Making your website work for you Newsletter no 11

Google Analytics isn’t telling everything
about visits to your website

The eagle-eyed amongst you will have noticed that your monthly Google Analytics Overview Report is showing a large number of “not provided” in the list of keywords used by visitors to reach your site. This seems nonsense since clearly visitors have entered a word or phrase in the search bar and selected your site from the offered sites. For some websites the “keyword not provided” figure is well over 80%. Not very useful.

So what’s going on?

Well, a lot of people are using Google services of one sort or another – like Gmail, Google+ etc. -  as well as for web searching and remain logged in to Google. These are secure services and Google has taken the view that they should not pass on search keywords because this could be violating privacy. This is a bit strange since they pass on other details and none of the data used in Google Analytics reports is personalised anyway.

They do however provide this information to their Adwords advertisers – so one can suppose that the real issue is commercial not privacy.

There is also an issue with Cookies.

Since the European directive about cookie opt-outs came into force more people choose to turn off cookies in their browsers as well as for individual websites. If a visitor has cookies turned off Google Analytics won’t capture any data about their visit so the reported number of visits will be less than the actual number. Of course we can’t tell how much less.

And some people have JavaScript turned off.

Google Analytics uses JavaScript code embedded in each page on your website to check what’s going on and report it to the Google servers. Some people (not many) choose not to have JavaScript installed on their PCs maybe because they don’t have very powerful computer or they don’t like the possibility of programs doing things they don’t know about.

So if the reports are not very accurate does this matter?

The most important thing is whether your website is doing what you wanted it to do, for example:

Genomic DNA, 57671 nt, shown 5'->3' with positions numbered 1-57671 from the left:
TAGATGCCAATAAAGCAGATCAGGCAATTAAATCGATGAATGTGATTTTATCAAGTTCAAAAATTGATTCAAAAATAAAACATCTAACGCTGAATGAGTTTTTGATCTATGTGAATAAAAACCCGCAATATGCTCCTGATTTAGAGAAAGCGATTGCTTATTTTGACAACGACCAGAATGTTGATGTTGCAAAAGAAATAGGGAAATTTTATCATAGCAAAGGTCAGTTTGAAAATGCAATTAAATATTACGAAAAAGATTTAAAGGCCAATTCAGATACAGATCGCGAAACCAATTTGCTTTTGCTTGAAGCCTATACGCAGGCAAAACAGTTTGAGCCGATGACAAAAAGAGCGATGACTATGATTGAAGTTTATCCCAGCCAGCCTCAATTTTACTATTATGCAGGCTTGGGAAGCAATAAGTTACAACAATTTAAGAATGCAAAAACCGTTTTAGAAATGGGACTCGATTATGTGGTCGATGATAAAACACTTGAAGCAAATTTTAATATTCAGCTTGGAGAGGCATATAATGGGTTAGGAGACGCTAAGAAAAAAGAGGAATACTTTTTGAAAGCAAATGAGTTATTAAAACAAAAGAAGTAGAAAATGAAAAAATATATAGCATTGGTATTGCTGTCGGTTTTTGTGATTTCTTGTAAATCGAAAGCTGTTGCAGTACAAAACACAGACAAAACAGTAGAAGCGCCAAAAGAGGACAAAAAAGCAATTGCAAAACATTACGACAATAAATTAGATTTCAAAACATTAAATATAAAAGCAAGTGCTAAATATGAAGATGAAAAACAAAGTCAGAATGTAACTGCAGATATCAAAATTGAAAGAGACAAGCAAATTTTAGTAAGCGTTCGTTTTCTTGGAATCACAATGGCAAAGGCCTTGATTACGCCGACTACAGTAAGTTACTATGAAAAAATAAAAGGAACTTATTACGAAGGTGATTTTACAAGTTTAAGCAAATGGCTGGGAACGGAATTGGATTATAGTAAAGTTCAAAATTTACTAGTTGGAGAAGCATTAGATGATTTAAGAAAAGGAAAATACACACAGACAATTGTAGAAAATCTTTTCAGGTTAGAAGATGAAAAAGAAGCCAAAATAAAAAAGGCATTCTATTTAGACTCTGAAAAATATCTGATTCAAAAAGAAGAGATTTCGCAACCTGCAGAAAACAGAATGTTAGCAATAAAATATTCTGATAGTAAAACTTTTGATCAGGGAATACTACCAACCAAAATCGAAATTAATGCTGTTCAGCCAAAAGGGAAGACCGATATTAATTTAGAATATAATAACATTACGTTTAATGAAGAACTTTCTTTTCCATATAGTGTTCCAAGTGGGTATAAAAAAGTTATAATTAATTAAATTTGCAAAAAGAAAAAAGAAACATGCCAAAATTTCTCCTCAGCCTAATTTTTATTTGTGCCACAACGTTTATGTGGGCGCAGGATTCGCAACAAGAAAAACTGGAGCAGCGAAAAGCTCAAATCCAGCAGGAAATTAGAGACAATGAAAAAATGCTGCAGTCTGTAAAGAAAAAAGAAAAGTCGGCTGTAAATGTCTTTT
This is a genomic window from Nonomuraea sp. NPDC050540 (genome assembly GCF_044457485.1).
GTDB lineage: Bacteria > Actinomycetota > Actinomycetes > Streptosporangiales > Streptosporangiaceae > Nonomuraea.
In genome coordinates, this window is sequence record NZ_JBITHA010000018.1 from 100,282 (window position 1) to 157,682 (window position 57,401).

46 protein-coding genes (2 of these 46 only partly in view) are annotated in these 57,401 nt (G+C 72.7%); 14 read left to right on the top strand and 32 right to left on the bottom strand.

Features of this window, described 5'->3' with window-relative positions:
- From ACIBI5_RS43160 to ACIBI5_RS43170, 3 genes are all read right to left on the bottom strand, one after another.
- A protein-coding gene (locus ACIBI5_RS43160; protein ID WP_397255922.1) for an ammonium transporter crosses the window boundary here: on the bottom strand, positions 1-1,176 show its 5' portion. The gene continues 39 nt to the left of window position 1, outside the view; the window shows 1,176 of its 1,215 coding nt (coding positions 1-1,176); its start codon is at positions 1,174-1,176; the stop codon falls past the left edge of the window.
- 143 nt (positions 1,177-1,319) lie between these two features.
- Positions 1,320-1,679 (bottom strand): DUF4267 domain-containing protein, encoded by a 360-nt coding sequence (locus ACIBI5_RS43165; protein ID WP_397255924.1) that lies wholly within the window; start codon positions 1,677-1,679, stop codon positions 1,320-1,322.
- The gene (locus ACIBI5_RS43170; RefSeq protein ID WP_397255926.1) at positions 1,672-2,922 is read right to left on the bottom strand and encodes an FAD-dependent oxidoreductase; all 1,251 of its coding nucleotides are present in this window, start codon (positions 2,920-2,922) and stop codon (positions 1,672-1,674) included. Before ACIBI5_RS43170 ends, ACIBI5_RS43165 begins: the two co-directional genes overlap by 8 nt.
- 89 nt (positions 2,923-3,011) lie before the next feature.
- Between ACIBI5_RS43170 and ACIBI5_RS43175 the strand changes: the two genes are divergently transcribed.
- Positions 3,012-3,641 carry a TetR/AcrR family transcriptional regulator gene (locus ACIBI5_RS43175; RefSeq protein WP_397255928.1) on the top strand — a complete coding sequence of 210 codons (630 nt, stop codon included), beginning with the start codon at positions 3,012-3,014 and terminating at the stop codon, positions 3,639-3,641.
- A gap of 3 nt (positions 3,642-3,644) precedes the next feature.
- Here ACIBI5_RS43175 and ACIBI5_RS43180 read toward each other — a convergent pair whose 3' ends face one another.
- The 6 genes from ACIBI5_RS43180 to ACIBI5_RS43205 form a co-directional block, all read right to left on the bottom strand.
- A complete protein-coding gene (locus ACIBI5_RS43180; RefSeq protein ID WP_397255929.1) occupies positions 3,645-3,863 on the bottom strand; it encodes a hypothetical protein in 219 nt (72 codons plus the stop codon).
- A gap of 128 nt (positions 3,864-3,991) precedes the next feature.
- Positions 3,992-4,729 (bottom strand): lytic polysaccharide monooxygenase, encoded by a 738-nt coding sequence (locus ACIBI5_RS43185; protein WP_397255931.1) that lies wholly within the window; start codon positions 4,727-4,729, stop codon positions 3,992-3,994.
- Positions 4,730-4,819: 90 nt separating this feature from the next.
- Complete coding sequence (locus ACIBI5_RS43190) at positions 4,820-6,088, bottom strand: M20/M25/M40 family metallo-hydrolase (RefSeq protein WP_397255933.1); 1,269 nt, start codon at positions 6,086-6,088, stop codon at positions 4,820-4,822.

• More enquiries
  • More business
  • Easier sales
  • Better communication with members, clients, suppliers, press
  • Lower cost of marketing (see Marketing on a shoe-string)

How many visits is not in itself very important (unless the purpose of your website is to make money by on-line advertising or affiliate schemes). But it is useful to understand the trends which you will still be able to see from what Google Analytics does report. The reports can help to highlight:

  • Which products or services are people most interested in (i.e. which pages get most visits)?
  • Is there a spike in visits or visits to a particular page?
  • Which documents (e.g. training prospectus, product specifications) are downloaded most frequently?
  • Is there a seasonal trend?
  • Which days are busiest?
  • Where are visitors located? Country, town etc.
  • Are there pages that are not viewed at all? (maybe need to review content of your website)

This will give you some insight into your customers’ behaviour and enable you to take advantage of opportunities you may not have realised.

So what about those keywords?

Although knowing what key words and phrases people use to get to your website can be useful, an alternative insight into what people are looking for can be got from the Landing Pages report. This shows the first page visited from any source (e.g. search engine, referring site, social site). One problem with relying on keywords alone is the variety of phrases and spelling people use. Google, Bing and other search engines will try to interpret variations but you can get considerable differences in Google search results from quite minor spelling differences. You get a better idea of what they are interested in by where they start the visit to your site.

If you have a hosting package which provides log files and a stats package (e.g. AWStats or Webalizer) you can still get access to keywords and phrases so it may be worth checking those out too. In general they don’t offer such flexible reporting as Google Analytics but they give you another view of your website visitors’ behaviour?

So what should we do?

The number of visitors using particular keywords is by no means the only or most important indicator of the success of your website. There’s a lot of other interesting data to be discovered using Google Analytics about the behaviour of your website visitors. It’s worth taking the time to think about how you would measure the performance of your website within the context of your overall business and what reports would help. That info may be within Google Analytics, your hosting reports or numbers collected from your business activities (how many new clients, where did they hear about you, reduction in printing costs, fewer support phone calls - whatever is relevant to your business).

Next month I’ll cover the important issue of regularly reviewing your website and putting in place a plan for keeping your website doing what you want it to do for your business.

I hope these tips on Making your website work for you are useful. Give me a call or email if you've any questions or if I can help in any way.

Best wishes

Sandra Dillon

If you found this useful and would like me to include any specific topic in a future newsletter please let me know sandra@realcom.co.uk.

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If you are considering a website for your business or organisation or would like professional help with an existing project please email me at sandra@realcom.co.uk or call on 01530 440000

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